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Angola’s state oil company (Sonagol) has announced an investigation into “possible misappropriation” of funds by Isabel dos Santos, the daughter of the former president, during her time as the company’s chief executive.
“We have established an internal commission of inquiry to investigate the information published,” Sonangol spokesman Mateus Benza said on Tuesday.
“We are verifying possible misappropriation, but I can’t yet confirm anything.”
Appointed head of Sonangol by her father Jose Eduardo dos Santos in 2016, dos Santos was replaced last month by Angola’s new president Joao Lourenco.
In recent weeks, several Angolan media outfits have accused dos Santos of ordering suspect transfers and payments worth tens of millions of dollars.
According to the Novo Jornal and the Jornal Economico, the new leadership at Sonangol had identified a suspect transfer of 57 million euros ($67 million) to Dubai.
Investigators are also probing a monthly payment that began when Isabel became the head of the state oil giant of 10 million euros to a Portuguese company in which she was the principal investor.
It was reported that the new head of Sonangol has written to his predecessor to demand explanations as well as alerting law enforcement agencies.
Prosecutors in the capital Luanda said on Tuesday evening that they had not received a formal complaint.
Isabel has flatly denied any misconduct and instead alleged that there is a ‘campaign of defamation’ going on against her.
In a statement denying the allegations, Dos Santos noted that ‘no clarification on these matters was ever requested from the previous Administration, and therefore, it can not be at fault with the provision of any information.’ and that ‘the previous team was always available to clarify any doubts that might arise regarding their management.’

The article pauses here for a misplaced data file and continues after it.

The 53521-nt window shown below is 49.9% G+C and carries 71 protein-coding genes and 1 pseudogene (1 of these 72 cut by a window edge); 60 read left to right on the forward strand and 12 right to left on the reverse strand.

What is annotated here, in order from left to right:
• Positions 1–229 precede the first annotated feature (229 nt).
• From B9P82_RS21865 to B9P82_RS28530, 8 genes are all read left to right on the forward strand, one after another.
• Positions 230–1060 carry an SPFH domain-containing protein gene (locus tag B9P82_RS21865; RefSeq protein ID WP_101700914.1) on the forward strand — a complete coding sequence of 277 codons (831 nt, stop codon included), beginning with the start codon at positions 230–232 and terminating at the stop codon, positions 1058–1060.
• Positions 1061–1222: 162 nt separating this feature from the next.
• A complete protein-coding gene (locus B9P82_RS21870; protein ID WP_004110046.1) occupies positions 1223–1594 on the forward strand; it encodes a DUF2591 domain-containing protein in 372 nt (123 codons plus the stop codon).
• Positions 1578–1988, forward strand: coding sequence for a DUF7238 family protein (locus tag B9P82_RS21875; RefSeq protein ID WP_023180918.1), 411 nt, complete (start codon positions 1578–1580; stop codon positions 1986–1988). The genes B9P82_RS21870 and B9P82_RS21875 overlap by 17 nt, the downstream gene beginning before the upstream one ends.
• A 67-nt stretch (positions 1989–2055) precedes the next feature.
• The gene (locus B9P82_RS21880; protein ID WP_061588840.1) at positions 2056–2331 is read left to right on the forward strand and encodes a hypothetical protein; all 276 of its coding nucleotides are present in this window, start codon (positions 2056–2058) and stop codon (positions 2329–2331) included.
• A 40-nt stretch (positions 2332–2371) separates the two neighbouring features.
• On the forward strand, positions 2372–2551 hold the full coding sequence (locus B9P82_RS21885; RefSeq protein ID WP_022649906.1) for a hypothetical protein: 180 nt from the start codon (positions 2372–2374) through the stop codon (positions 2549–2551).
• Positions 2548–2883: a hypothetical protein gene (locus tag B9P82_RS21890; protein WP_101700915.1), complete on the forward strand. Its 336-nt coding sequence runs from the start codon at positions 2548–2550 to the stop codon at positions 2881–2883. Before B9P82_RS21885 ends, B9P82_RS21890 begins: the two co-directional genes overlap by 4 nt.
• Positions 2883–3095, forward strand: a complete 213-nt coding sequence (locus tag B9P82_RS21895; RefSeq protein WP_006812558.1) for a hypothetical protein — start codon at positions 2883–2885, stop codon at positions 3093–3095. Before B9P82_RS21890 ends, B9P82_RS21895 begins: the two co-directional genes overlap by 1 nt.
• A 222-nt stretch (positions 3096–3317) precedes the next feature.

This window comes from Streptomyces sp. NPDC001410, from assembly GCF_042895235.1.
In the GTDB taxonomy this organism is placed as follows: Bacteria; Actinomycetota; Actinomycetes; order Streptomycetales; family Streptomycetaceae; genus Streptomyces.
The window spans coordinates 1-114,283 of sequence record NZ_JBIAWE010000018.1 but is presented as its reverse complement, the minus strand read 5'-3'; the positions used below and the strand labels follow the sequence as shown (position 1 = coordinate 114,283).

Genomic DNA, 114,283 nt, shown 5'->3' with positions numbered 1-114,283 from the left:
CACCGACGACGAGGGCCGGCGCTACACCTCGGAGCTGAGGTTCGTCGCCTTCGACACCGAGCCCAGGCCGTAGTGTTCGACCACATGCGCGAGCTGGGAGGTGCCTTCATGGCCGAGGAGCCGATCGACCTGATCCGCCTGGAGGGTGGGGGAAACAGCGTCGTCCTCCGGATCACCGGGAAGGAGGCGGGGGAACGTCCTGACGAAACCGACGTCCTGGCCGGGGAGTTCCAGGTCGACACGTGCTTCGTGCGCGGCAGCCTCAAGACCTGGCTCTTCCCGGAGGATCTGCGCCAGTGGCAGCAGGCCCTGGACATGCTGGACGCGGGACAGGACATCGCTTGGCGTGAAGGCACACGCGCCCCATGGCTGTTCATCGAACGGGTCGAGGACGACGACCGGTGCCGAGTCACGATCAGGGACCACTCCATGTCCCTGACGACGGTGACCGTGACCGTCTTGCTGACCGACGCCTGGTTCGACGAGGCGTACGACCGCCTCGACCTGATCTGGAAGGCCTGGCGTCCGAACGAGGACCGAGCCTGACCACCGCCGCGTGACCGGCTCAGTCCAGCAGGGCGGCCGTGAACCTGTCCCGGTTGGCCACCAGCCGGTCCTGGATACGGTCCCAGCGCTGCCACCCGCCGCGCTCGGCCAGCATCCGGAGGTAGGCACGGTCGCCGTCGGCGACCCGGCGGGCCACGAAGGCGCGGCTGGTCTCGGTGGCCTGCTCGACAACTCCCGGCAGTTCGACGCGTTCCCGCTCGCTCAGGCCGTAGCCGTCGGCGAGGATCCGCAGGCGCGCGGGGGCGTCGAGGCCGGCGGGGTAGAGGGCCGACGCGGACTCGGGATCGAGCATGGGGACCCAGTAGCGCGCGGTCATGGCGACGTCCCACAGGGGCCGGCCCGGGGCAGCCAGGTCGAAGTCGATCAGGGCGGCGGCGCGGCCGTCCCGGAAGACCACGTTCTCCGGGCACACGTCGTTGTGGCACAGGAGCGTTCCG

The new Angolan president Joao Lourenco has been championing reforms since he took office in August, firing over 60 government officials including Isabel Dos Santos. He is tasked with diversifying the oil dependent Angolan economy and tackling corruption that was fuelled by nepotism during the years of Eduardo Dos Santos.
Nigerian Customs: Cars importation ban Remains.
The Nigeria Customs Service (NCS) has maintained that the ban on importation of used and new vehicles into the country through land borders remains.
The comptroller-general of customs, Colonel Hameed Ali (rtd), said this on Monday, June 24, when he spoke at the official launch of a bilateral trade platform at Seme border.
a letter from our Editor-in-Chief Bayo Olupohunda According to Ali, the Nigeria Customs Service will not open land border for importation of used vehicles.
He, however, said the government was interested in the success of the connectivity platform that would facilitate border trade between Nigeria and Benin.
Ali urged that stakeholders should embrace the platform to enable the two countries to achieve seamless operations and trade facilitation as this would assist genuine traders.
“We are envisaging compliance, and we hope we get compliance; where individual decides not to comply, then the customs will ensure there is no illicit trafficking between the two countries,”
The NCS boss noted that through the platform, false declaration of goods and some other illegal activities, experienced due to manual operation, would stop.
India dismissed 15 top officials
India on Tuesday sacked 15 senior tax officials facing probes in corruption cases, sending across a tough message to bureaucrats taking kickbacks for facilitating tax evasion by companies, a government statement said.
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Last week, the government had dismissed 12 income tax officials who were mainly facing corruption charges.
India improved its ranking, among 180 countries, by three points to 78th on a global corruption index in 2018, according to the annual index of the Transparency International, an anti-graft watchdog.
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